The Suprising Origins of Papa Laker

The Suprising Origins of Papa Laker

Graham Graydon, Featured Writer

When it comes to being a teacher in school, nothing is more important than approachability. You want to form connections with your students, because at the end of the day that’s how you foster a liking of your class and yourself in their minds. And liking classes is the key to producing good work. Often, it’s hard to seem welcoming and open to your pupils, which prompts proaction such as trying to establish yourself in a certain light, trying to play into the good cop persona, perhaps even trying to assign yourself a nickname. However, there comes a time when approachability has to come to you, not the other way around. There comes a time when students have to naturally come to accept you as a person they can come to for help, come to see you as an aid versus an adversary. 

No place have I seen that notion more prevalent than in Southwest’s new principal, Dr. Bennett. A couple weeks ago he made waves when he made the controversial announcement via PA that he would like to start being called Papa Laker instead of simply his “official” name. At the time, I hadn’t heard about this turn of events, and only heard about the principal’s name change a day later, and yet I was still taken aback. Not only was it an odd choice of nickname no matter what, but assigning it to yourself? An interesting choice to be sure, one that left a sour taste in my mouth. It felt like he was shoehorning in an excuse as to why we should accept him as our new school leader.

“Dr. Bennett’s take on his name did a lot to get me to rethink my opinion”

My problems with the nickname as a whole are pretty clear. It’s an easy to spot attempt to build a relationship with the student body on his part. He wants to be approachable, something that I can commend him for, but frankly forcing a name on yourself is not the way to approach it. It’s not easy to be the new admin in the building, I understand that. He doesn’t want to be on the outside forever, he wants to be accepted, but I think there are better ways to do it. On top of that, I think nicknames are actually assigned by people for being someone that they see and appreciate, and when you try to jump the gun on that process, I think it doesn’t create the bond he is looking for.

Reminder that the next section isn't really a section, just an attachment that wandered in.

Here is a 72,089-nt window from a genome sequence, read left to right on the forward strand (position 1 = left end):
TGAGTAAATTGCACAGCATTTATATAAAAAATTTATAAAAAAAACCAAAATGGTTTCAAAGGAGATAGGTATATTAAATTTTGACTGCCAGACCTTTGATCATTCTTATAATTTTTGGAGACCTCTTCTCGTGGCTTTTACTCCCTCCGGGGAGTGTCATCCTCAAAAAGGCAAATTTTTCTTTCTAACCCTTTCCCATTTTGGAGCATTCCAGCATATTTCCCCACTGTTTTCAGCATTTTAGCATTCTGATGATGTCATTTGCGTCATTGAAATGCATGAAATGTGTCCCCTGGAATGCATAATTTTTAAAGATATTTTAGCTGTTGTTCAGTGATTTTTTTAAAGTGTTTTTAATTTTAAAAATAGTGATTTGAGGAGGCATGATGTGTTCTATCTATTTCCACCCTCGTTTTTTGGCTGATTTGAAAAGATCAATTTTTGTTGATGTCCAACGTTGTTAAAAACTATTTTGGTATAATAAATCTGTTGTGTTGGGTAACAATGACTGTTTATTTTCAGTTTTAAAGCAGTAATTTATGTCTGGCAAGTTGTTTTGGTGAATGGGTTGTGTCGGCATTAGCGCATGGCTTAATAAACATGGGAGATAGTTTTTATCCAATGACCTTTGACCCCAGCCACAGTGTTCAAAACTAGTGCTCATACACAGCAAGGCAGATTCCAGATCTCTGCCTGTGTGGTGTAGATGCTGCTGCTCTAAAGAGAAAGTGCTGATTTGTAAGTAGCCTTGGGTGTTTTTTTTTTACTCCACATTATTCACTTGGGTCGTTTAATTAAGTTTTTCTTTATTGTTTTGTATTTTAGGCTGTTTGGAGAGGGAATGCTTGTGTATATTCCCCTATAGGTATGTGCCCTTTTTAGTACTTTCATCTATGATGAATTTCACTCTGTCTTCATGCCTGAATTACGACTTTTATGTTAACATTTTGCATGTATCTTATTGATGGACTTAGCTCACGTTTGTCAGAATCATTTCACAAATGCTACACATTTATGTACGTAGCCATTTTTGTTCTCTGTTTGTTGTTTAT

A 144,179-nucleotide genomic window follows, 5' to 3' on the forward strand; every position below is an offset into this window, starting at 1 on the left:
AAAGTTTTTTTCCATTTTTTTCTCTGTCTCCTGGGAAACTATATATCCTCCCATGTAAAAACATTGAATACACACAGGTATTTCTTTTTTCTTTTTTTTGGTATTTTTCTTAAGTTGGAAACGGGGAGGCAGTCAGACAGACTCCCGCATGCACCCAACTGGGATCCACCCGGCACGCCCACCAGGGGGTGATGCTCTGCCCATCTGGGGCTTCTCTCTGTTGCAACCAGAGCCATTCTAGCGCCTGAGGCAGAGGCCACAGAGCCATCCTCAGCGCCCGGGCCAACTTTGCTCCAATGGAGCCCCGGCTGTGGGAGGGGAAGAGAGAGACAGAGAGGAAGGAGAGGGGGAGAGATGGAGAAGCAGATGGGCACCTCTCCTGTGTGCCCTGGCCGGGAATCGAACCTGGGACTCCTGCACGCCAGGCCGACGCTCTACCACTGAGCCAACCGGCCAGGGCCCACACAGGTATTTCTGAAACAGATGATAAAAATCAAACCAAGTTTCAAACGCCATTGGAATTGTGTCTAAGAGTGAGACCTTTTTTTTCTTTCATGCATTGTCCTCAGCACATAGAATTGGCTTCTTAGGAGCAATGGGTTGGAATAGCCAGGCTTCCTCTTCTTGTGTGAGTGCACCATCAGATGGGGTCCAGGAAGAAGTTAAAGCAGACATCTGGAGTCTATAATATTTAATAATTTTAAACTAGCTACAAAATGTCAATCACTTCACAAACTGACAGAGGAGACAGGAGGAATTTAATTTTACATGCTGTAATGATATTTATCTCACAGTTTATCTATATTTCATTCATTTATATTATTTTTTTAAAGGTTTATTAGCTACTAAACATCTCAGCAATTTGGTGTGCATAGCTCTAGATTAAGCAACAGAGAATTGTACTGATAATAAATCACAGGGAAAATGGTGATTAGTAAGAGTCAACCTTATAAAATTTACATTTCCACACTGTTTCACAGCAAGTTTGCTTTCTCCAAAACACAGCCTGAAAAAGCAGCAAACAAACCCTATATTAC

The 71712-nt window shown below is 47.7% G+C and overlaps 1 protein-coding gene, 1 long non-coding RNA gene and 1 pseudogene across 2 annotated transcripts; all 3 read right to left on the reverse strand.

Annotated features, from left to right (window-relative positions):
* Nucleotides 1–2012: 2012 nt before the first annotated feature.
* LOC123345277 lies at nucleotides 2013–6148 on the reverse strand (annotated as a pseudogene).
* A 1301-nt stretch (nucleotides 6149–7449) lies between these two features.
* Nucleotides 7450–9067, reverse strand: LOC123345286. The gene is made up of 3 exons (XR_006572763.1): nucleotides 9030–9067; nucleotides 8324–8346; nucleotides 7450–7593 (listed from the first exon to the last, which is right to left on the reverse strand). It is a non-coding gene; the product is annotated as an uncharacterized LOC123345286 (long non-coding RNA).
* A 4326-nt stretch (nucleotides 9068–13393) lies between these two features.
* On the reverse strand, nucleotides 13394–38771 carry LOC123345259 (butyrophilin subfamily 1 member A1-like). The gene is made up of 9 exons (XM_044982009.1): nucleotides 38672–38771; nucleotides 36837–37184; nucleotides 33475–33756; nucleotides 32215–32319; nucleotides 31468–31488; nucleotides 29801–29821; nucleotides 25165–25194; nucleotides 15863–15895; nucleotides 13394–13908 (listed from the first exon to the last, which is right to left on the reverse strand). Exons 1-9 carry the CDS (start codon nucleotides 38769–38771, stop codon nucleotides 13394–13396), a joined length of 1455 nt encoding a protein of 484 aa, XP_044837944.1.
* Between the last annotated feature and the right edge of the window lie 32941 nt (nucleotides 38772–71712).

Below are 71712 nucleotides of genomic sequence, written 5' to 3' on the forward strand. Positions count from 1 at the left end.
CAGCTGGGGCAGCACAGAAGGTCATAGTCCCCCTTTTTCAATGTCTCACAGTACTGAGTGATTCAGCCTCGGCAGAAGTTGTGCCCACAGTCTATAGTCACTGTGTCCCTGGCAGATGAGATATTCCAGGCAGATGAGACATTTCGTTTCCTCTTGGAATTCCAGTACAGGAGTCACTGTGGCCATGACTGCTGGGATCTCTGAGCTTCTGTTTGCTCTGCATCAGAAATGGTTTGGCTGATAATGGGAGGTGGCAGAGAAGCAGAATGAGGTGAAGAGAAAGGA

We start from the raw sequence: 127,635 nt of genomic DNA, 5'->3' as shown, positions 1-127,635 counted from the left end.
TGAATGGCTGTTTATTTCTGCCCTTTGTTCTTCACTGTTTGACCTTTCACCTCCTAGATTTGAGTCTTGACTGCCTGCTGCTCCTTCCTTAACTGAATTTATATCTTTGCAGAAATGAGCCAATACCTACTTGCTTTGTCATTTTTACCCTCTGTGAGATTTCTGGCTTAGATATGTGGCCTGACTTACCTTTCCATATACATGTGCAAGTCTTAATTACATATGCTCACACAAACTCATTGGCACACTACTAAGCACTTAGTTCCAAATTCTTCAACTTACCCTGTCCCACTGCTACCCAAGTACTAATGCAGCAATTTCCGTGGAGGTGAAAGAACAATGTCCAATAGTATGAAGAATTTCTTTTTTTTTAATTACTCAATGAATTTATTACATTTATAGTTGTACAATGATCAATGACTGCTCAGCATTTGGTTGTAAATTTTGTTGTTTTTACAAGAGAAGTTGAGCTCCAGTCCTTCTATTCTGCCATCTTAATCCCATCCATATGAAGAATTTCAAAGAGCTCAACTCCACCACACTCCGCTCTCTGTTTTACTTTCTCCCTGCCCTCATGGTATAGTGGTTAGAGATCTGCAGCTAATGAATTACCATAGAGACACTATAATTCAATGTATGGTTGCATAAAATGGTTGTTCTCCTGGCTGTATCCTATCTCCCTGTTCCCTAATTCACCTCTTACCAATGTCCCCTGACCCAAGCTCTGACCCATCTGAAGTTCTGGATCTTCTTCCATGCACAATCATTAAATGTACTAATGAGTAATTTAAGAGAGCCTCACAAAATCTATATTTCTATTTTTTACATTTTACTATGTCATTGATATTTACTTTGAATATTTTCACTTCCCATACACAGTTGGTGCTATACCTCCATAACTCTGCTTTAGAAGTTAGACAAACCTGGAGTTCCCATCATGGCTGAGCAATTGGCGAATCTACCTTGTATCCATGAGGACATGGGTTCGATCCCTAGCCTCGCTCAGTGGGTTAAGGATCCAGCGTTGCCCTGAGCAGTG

The name itself was also unique. I’m not sure whether he was trying to make some sort of statement by going full in on the “papa” thing. Perhaps he was trying to pin himself as the “father” of Southwest. Of course, how can you call yourself a father when you haven’t even been around for three months. 

I reached out to Dr. Bennett for comment on this, a request that he willingly obliged. I started our discussion trying to gauge what he had been called at his old school, hoping that maybe that would shine some light on his choice at Southwest, to which he said that he had been called “Papa Eagle,” a statement which helped me make sense of his new nickname. He went on to say that a student of his that went to his old school went to summer camp with a student from Southwest, and at a football game, “that student said, ‘We called him papa eagle, you should call him papa laker’”. This was very interesting to me, as it meant that the narrative that had been going around school was actually wrong. He also touched on the fact that he was trying to make himself seem open to the student body, saying “sometimes the principal is kind of seen like the hammer… if you make yourself more approachable and more friendly… you can make yourself seem more like an asset and a guider, instead of someone who just says rules,”. 

Dr. Bennett’s take on his name did a lot to get me to rethink my opinion. It’s hard for me to not understand his point of view. His heart is in the right place, and I appreciate the effort. Having an unapproachable and distant principal is never fun. All things considered, I appreciate his efforts, but I think that he should give it time and let the student body get to know him first, and let a nickname grow organically.